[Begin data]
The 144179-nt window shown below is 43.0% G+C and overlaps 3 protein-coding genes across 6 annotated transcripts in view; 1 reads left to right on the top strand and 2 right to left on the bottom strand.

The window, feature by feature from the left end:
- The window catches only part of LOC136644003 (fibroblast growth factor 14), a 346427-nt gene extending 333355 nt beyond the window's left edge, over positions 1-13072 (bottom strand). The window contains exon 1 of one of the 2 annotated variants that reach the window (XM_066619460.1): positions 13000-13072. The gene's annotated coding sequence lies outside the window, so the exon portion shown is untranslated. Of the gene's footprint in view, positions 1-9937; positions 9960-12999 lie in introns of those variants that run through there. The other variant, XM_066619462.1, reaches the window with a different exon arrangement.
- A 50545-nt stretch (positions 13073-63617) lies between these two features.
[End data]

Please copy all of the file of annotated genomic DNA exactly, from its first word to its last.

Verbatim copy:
The 144179-nt window shown below is 43.0% G+C and overlaps 3 protein-coding genes across 6 annotated transcripts in view; 1 reads left to right on the top strand and 2 right to left on the bottom strand.

The window, feature by feature from the left end:
- The window catches only part of LOC136644003 (fibroblast growth factor 14), a 346427-nt gene extending 333355 nt beyond the window's left edge, over positions 1-13072 (bottom strand). The window contains exon 1 of one of the 2 annotated variants that reach the window (XM_066619460.1): positions 13000-13072. The gene's annotated coding sequence lies outside the window, so the exon portion shown is untranslated. Of the gene's footprint in view, positions 1-9937; positions 9960-12999 lie in introns of those variants that run through there. The other variant, XM_066619462.1, reaches the window with a different exon arrangement.
- A 50545-nt stretch (positions 13073-63617) lies between these two features.